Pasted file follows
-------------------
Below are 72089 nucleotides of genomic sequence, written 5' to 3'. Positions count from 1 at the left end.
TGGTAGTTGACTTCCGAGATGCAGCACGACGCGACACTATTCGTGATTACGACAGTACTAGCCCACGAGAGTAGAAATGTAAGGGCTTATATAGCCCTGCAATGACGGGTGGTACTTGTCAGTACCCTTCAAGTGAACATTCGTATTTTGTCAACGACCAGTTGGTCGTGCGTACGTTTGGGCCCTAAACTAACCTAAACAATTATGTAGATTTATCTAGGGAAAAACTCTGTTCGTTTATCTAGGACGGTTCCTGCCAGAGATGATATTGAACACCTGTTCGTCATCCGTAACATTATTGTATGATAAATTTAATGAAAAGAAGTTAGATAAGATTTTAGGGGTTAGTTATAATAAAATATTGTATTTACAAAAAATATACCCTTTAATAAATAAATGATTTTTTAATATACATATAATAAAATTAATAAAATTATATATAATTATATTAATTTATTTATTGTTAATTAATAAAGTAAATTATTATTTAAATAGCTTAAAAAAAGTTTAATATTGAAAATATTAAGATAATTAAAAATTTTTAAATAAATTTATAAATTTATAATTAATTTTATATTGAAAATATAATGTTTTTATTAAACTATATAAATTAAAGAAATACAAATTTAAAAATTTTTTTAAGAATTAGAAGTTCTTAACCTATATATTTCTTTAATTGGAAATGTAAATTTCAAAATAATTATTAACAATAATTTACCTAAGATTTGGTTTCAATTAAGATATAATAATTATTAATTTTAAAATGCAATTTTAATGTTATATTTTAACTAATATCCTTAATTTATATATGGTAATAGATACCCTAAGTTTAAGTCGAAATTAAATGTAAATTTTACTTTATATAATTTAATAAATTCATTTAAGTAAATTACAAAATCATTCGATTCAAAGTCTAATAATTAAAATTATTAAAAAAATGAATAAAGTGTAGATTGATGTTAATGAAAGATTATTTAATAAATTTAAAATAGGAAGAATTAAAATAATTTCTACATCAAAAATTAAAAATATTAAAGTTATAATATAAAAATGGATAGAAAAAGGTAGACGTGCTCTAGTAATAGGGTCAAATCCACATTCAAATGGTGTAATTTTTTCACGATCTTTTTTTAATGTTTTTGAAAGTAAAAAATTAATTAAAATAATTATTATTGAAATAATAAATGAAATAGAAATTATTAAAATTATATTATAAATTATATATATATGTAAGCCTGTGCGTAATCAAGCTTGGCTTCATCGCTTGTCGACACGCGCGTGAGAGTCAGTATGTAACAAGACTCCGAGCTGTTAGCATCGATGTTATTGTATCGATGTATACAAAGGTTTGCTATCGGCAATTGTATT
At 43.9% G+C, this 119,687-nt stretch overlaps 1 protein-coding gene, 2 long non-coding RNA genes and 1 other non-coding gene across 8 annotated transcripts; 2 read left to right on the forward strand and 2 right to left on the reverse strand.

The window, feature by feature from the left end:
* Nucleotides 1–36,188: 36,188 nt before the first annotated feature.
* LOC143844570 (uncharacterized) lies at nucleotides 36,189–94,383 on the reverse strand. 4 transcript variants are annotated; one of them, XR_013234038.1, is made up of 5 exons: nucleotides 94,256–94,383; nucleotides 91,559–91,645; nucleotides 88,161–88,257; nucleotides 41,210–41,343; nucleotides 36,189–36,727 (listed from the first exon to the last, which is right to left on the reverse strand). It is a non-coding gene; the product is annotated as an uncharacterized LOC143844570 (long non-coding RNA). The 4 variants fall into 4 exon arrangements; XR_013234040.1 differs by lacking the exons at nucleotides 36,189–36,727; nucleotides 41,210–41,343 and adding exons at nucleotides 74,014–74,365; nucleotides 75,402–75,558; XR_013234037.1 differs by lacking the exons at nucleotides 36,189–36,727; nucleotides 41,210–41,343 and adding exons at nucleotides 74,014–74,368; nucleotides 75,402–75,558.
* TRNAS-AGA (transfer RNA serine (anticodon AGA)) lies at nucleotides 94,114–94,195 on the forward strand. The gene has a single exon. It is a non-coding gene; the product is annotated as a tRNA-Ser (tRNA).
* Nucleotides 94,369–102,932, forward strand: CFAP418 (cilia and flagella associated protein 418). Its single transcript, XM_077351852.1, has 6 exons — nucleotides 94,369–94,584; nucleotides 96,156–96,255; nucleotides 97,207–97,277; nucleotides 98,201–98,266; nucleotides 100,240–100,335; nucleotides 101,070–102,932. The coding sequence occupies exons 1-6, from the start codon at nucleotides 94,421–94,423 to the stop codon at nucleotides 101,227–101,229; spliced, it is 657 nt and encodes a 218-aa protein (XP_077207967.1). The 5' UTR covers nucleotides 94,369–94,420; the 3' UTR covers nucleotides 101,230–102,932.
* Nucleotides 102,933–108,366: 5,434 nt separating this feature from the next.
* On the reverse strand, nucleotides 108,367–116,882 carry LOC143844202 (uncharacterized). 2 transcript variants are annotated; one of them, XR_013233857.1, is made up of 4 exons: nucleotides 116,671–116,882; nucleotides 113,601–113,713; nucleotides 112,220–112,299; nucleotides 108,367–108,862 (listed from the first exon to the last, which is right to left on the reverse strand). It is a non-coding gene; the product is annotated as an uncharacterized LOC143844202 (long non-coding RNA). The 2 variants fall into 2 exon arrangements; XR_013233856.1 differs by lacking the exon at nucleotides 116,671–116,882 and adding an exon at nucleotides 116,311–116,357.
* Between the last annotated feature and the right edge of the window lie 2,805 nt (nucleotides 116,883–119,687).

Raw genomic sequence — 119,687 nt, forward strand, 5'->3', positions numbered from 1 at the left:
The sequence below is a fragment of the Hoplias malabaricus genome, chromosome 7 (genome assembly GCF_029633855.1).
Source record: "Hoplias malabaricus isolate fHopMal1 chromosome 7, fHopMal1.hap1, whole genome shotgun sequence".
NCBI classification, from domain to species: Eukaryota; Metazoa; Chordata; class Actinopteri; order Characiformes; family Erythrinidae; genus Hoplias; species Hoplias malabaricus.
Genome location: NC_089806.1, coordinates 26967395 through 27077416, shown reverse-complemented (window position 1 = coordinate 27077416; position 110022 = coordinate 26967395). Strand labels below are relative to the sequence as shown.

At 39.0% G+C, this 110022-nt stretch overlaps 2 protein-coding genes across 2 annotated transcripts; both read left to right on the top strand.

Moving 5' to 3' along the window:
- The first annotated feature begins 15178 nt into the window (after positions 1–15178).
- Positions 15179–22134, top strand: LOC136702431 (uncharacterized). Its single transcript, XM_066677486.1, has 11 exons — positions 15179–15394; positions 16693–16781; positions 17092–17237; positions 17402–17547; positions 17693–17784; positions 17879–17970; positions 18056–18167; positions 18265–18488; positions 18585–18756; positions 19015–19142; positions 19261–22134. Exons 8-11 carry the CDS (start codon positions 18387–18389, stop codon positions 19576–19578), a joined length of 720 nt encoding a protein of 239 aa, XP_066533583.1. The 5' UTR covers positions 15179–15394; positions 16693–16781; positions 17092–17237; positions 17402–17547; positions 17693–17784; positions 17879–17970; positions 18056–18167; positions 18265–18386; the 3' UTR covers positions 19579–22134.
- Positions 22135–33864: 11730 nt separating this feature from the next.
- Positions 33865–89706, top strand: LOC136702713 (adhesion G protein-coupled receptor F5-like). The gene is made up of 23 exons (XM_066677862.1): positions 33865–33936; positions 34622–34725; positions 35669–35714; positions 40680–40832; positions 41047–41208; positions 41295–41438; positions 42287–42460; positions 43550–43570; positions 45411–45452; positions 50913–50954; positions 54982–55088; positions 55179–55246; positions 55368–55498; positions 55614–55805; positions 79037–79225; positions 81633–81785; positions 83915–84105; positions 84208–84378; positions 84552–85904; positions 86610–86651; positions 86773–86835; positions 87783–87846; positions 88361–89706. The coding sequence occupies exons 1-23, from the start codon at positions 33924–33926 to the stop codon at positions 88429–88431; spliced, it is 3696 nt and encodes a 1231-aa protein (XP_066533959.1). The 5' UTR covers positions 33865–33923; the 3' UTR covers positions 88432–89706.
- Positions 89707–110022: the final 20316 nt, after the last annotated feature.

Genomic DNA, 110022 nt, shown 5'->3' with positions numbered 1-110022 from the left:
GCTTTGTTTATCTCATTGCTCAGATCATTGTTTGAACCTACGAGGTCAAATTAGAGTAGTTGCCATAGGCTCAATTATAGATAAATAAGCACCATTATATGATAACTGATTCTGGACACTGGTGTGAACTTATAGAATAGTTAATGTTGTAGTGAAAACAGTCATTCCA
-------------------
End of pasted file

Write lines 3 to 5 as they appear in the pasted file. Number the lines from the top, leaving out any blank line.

At 43.9% G+C, this 119,687-nt stretch overlaps 1 protein-coding gene, 2 long non-coding RNA genes and 1 other non-coding gene across 8 annotated transcripts; 2 read left to right on the forward strand and 2 right to left on the reverse strand.

The window, feature by feature from the left end:
* Nucleotides 1–36,188: 36,188 nt before the first annotated feature.